The owners of a downtown strength and conditioning studio plan to open a second location in a building they purchased on Capitol Avenue along a stretch that’s experiencing a resurgence.
Peter Brasovan and Jared Byczko, who operate CrossFit NapTown at 609 N. Delaware St., in mid-March bought the building at 922 N. Capitol Ave. that last housed Capitol Clutch. Its owners retired and sold the 11,000-square-foot structure through a sealed-bid process.
Including the purchase price, Brasovan said they’ll invest about $450,000 to spruce up the bland-looking industrial shop built in 1980. Painting the exterior and gutting the inside, in addition to adding new bathrooms and showers, are part of the plans. They hope to open by fall.
CrossFit NapTown member Michael Semler, a principal at Cassidy Turley, helped Brasovan and Byczko zero in on the building.
“Me being a member, they’re always picking my brain about real estate,” he said. If you look at most CrossFit gyms around town, they’re in warehouse buildings. You want open space to do everything that they do.”
Brasovan and Byczko, both Merrillville natives who attended IUPUI to play soccer, graduated from the IU Kelley School of Business in 2007.
The two moved to Chicago and worked at different marketing and advertising agencies before becoming interested in the CrossFit trend. In 2011, they returned to Indianapolis to open CrossFit NapTown in 5,000 square feet that they lease on Delaware Street. A year later, they doubled their occupancy in the building by taking neighboring vacant space.
The Capitol Clutch building enables them to expand their CrossFit program while also offering additional strength and conditioning activities, Brasovan said.
CrossFit NapTown has more than 200 members. Helping to drive the owners’ decision to buy the building is the boom in apartment construction to help meet the high demand for downtown living.
“People moving downtown are helping the downtown area explode,” Brasovan said. “And that’s what’s happening in our gym. You would find a very similar demographic, the 28 to 40 age range, as you would downtown.”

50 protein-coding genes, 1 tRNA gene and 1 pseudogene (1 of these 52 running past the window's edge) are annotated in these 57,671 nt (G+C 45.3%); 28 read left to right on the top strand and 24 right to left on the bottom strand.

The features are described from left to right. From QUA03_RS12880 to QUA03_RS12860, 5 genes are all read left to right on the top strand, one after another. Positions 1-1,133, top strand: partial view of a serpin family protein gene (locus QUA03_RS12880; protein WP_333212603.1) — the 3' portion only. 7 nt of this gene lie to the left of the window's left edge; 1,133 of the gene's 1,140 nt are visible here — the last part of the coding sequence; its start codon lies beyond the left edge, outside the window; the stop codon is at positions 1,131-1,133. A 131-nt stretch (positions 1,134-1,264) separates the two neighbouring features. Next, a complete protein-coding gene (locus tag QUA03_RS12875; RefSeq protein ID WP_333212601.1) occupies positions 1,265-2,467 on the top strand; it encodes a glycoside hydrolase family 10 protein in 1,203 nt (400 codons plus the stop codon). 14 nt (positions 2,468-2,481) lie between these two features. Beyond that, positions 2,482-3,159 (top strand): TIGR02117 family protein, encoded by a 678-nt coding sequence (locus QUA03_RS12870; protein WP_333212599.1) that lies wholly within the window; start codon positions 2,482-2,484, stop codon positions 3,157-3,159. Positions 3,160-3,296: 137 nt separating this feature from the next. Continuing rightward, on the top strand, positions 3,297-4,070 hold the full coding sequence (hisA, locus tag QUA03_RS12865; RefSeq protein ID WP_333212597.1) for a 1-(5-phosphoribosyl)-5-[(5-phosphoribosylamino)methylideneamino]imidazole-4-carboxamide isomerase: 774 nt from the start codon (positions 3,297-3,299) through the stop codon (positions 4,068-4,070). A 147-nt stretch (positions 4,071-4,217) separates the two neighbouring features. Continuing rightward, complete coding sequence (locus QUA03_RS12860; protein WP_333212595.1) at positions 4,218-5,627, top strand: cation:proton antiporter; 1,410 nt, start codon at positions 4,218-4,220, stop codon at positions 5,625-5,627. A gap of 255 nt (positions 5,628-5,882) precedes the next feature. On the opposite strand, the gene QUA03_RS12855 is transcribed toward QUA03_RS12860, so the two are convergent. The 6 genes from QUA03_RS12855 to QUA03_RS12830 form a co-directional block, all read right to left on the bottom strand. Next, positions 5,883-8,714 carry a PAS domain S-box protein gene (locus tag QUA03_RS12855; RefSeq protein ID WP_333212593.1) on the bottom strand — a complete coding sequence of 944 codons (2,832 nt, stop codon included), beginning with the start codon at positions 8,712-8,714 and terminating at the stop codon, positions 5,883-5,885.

The Capitol Avenue corridor is experiencing a rebirth as well.
The former Litho Press building received a $16 million rehab from local developers TWG Development LLC and Ambrose Property Group to transform it into the 111-unit 800 North Capitol Apartments.
Another multi-family redevelopment finally could be taking shape across the street. On April 2, the city’s Metropolitan Development Commission signed off on plans to salvage the ill-fated Di Rimini apartment project.
Local restaurateur Mike Cunningham and contractor Patrick Heitz purchased the vacant 31-unit complex at 733 N. Capitol Ave. in March 2013 from Louisville-based Stock Yards Bank & Trust for $700,000. The bank took ownership of the building in 2012 after foreclosing on a $2.8 million loan to the original developer.
And Valparaiso-based Investment Property Advisors is building a 10-story apartment tower with 293 units along the Central Canal.
At 702 N. Capitol Ave., a second story has been added to a building that Rowland Design Inc. moved into. Loftus Robinson Development purchased the building, which formerly housed an ADT call center.
Just north of that, at 714 N. Capitol Ave., owners of the upstart TwoDeep Brewing Co. have signed a long-term lease to occupy the 7,000-square-foot ground level. They hope to have the brewery and tap room operating by mid-May.
Semler of Cassidy Turley and a partner sold the building that Loftus Robinson Development bought.
“It’s one of those areas that’s kind of been skipped over,” he said of Capitol Avenue. “I think with the Litho Press building being transformed into multi-family, everything’s exploded around it.”
If for some reason CrossFit NapTown fails, Brasovan and Byczko will have a “great piece of real estate that they can find another use for,” Semler said.
For now, though, the CrossFit craze is alive and well. CrossFit Broad Ripple, at 6542 Westfield Blvd., in the same building that houses Howald Heating Air Conditioning and Plumbing, already has outgrown its 6,000-square-foot warehouse-type space.
So to keep up with demand, owner Jeff Edwards will be adding 3,000 square feet. The additional space will front the Monon, making the Howald building into an “L” shape.